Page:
We pay twice the EU average for broadband
Cost: Study reveals price rip-off
Broadband customers here are paying more than twice the EU average for the service and paying for the most expensive broadband packages in Europe.
A new survey has highlighted that the average monthly cost for broadband in this country for a speed of 2Mb-8Mb is over €70 compared to an EU average of €34.10.
Irish consumers also pay the highest phone line rental charges in the world even before they sign up for a broadband connection.
The new figures for the last three months of 2010 have been revealed in a European Broadband Tariffs Database.
It points out that most broadband packages here cost an average of €33.80 a month but the cost of faster connection rates are typically more than double that cost.
Ireland Offline, the IT consumer advocacy group, stresses that the high broadband costs come on top of very high line rental costs.
They are concerned that Ireland will have the highest minimum call charges in Europe with Eircom's latest decision to increase charges to 9.5c per call for out-of-bundle calls from next month.
The advocacy group says the overall consequences of these tariffs will mean that by October 2011, Ireland will have the most expensive line rental in the world, the most expensive broadband in Europe and the highest minimum call charges in Europe, both day and night.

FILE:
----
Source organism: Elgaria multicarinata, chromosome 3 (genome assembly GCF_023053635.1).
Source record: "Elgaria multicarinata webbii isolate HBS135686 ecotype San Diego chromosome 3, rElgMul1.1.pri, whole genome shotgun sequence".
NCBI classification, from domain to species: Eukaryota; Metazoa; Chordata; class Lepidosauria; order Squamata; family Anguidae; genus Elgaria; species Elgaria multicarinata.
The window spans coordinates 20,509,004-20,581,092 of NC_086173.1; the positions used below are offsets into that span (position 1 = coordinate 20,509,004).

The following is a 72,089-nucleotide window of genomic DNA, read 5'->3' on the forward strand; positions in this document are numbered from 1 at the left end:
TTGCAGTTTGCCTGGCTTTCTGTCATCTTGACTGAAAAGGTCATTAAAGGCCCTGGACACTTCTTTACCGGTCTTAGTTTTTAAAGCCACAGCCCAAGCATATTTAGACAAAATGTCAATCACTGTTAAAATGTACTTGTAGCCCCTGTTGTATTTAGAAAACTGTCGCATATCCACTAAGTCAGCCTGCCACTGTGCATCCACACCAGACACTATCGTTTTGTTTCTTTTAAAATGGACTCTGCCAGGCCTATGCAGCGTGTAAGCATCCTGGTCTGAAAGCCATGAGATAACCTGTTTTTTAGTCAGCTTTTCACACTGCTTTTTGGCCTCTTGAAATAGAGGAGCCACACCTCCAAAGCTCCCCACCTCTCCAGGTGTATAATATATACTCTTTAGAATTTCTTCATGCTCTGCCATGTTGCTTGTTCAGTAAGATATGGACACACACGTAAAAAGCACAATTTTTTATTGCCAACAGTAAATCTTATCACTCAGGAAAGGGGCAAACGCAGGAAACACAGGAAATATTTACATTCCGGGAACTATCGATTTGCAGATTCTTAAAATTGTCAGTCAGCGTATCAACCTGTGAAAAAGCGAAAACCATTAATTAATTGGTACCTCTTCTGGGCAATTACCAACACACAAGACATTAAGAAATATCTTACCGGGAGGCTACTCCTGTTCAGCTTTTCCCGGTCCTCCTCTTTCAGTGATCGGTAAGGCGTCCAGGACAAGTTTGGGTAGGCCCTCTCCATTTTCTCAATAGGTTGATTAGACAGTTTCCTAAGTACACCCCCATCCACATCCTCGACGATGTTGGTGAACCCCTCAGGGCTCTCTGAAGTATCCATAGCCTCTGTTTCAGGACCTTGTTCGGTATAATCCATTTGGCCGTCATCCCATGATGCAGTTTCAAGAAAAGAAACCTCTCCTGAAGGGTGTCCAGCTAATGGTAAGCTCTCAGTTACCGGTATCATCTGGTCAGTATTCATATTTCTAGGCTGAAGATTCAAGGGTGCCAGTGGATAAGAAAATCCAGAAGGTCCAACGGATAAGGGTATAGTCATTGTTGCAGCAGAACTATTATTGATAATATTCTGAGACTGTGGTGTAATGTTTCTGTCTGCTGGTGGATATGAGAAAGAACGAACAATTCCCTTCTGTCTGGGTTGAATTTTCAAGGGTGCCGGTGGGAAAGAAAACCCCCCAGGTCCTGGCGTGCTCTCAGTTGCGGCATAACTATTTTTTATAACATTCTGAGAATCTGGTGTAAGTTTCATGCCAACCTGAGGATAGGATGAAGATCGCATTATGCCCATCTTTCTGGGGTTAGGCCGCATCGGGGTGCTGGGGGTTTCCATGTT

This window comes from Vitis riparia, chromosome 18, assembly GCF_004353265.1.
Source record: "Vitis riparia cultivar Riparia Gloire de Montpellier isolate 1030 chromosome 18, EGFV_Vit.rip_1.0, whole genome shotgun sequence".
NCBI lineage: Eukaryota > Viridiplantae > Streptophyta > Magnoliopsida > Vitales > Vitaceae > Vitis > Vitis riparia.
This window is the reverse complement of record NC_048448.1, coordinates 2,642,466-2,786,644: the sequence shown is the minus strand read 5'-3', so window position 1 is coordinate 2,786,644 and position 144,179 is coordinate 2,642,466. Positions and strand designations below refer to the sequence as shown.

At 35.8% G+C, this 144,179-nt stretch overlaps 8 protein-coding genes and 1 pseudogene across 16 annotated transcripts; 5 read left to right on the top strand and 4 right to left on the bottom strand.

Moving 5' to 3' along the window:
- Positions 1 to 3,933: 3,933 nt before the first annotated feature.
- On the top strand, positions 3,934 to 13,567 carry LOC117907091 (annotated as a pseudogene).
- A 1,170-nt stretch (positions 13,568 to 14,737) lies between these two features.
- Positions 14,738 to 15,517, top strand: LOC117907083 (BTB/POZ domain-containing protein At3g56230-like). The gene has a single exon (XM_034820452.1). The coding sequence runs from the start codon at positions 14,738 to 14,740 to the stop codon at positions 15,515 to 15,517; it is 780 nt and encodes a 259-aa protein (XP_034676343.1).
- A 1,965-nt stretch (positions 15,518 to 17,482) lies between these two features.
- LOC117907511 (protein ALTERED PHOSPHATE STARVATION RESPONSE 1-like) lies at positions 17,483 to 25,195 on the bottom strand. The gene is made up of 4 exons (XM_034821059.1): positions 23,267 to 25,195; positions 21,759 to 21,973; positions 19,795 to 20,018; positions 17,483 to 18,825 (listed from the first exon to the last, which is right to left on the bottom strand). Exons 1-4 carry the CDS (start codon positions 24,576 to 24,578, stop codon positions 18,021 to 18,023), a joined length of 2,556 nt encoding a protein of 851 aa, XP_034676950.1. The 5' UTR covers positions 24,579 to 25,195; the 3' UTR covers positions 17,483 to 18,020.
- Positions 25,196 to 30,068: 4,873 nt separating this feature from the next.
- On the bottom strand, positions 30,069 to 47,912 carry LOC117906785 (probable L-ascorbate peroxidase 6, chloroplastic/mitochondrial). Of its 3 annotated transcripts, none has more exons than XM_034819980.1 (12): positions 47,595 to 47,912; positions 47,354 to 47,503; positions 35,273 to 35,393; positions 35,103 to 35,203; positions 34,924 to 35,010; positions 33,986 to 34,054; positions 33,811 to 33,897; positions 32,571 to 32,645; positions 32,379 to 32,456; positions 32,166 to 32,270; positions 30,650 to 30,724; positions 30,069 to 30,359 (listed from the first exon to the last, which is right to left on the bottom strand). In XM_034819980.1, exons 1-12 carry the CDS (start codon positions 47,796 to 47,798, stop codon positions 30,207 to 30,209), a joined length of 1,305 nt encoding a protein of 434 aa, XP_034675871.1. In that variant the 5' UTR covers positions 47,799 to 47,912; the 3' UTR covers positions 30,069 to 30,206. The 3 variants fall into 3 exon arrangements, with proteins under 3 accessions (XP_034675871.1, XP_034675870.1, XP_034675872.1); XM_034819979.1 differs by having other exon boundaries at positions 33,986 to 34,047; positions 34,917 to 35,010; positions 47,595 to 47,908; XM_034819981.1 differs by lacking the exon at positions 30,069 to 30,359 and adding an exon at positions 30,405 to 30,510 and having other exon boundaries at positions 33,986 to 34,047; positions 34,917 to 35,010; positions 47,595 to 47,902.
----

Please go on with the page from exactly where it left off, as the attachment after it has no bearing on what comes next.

The group has criticised government policy and regulation for the high cost of accessing broadband here,
"It clearly shows we need dramatic and new thinking if we are ever to be near top of the class in broadband pricing and supply" said group spokesman Eamonn Wallace.
Mr Wallace criticised the industry regulator, ComReg, for allowing such high charges to prevail and accused it of hiding the high cost of minimum call charges in the way ComReg itself calculates such prices.
He explained that ComReg uses three-minute rolling averages to calculate costs but "were they to show one-minute calls we would clearly have the highest call charges in Europe, as well," he said.
Mr Wallace said the survey's results demonstrated "the complete and utter failure of successive ministers and of ComReg to promote effective and consumer-centred competition in the Irish marketplace".